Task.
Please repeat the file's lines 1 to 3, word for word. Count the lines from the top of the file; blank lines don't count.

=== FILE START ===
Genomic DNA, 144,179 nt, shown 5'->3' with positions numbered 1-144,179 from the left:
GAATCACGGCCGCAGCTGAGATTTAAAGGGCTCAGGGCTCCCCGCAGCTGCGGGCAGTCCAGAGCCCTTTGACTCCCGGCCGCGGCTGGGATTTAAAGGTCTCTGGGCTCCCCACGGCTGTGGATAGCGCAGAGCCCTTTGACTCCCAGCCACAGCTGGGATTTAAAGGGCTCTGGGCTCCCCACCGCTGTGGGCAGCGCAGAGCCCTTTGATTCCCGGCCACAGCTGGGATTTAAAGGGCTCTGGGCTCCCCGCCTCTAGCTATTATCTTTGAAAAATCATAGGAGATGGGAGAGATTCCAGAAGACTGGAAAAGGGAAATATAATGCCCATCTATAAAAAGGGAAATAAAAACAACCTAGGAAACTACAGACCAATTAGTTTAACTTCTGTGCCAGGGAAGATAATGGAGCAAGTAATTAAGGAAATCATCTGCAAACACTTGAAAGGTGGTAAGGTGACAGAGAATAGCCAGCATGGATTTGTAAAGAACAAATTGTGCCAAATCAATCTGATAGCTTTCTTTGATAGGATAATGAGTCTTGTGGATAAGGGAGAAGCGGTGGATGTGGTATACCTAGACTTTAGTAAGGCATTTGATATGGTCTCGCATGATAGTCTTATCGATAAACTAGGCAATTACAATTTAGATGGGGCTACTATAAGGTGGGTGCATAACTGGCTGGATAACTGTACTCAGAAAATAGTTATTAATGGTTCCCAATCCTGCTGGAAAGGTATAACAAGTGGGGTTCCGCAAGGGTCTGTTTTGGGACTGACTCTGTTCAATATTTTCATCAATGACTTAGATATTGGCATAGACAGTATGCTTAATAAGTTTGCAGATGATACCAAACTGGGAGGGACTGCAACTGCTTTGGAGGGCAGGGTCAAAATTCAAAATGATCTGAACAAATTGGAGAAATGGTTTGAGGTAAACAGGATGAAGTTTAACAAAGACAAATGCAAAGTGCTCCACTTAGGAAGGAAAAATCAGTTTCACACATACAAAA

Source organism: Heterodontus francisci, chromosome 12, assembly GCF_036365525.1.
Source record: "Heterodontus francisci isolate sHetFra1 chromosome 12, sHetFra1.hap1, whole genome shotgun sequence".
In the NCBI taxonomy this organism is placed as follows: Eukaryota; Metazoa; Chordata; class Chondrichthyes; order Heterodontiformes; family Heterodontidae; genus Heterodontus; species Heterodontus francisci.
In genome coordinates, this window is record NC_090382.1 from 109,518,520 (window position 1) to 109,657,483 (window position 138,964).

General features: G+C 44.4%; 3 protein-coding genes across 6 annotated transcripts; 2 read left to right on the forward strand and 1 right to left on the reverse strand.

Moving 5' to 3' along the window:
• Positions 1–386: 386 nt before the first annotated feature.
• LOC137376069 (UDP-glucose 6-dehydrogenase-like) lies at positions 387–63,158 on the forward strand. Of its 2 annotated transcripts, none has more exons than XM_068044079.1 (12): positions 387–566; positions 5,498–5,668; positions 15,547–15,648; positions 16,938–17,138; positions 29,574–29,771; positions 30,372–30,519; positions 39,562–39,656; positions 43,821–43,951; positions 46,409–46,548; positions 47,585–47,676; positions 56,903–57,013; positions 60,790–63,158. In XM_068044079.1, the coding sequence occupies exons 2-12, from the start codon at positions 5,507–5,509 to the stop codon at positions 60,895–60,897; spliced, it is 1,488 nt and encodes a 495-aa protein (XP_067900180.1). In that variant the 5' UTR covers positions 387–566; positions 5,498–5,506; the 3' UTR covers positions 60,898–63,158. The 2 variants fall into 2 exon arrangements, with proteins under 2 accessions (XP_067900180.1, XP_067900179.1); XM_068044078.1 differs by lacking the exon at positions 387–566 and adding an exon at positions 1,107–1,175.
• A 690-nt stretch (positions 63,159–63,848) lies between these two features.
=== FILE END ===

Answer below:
Genomic DNA, 144,179 nt, shown 5'->3' with positions numbered 1-144,179 from the left:
GAATCACGGCCGCAGCTGAGATTTAAAGGGCTCAGGGCTCCCCGCAGCTGCGGGCAGTCCAGAGCCCTTTGACTCCCGGCCGCGGCTGGGATTTAAAGGTCTCTGGGCTCCCCACGGCTGTGGATAGCGCAGAGCCCTTTGACTCCCAGCCACAGCTGGGATTTAAAGGGCTCTGGGCTCCCCACCGCTGTGGGCAGCGCAGAGCCCTTTGATTCCCGGCCACAGCTGGGATTTAAAGGGCTCTGGGCTCCCCGCCTCTAGCTATTATCTTTGAAAAATCATAGGAGATGGGAGAGATTCCAGAAGACTGGAAAAGGGAAATATAATGCCCATCTATAAAAAGGGAAATAAAAACAACCTAGGAAACTACAGACCAATTAGTTTAACTTCTGTGCCAGGGAAGATAATGGAGCAAGTAATTAAGGAAATCATCTGCAAACACTTGAAAGGTGGTAAGGTGACAGAGAATAGCCAGCATGGATTTGTAAAGAACAAATTGTGCCAAATCAATCTGATAGCTTTCTTTGATAGGATAATGAGTCTTGTGGATAAGGGAGAAGCGGTGGATGTGGTATACCTAGACTTTAGTAAGGCATTTGATATGGTCTCGCATGATAGTCTTATCGATAAACTAGGCAATTACAATTTAGATGGGGCTACTATAAGGTGGGTGCATAACTGGCTGGATAACTGTACTCAGAAAATAGTTATTAATGGTTCCCAATCCTGCTGGAAAGGTATAACAAGTGGGGTTCCGCAAGGGTCTGTTTTGGGACTGACTCTGTTCAATATTTTCATCAATGACTTAGATATTGGCATAGACAGTATGCTTAATAAGTTTGCAGATGATACCAAACTGGGAGGGACTGCAACTGCTTTGGAGGGCAGGGTCAAAATTCAAAATGATCTGAACAAATTGGAGAAATGGTTTGAGGTAAACAGGATGAAGTTTAACAAAGACAAATGCAAAGTGCTCCACTTAGGAAGGAAAAATCAGTTTCACACATACAAAA

Source organism: Heterodontus francisci, chromosome 12, assembly GCF_036365525.1.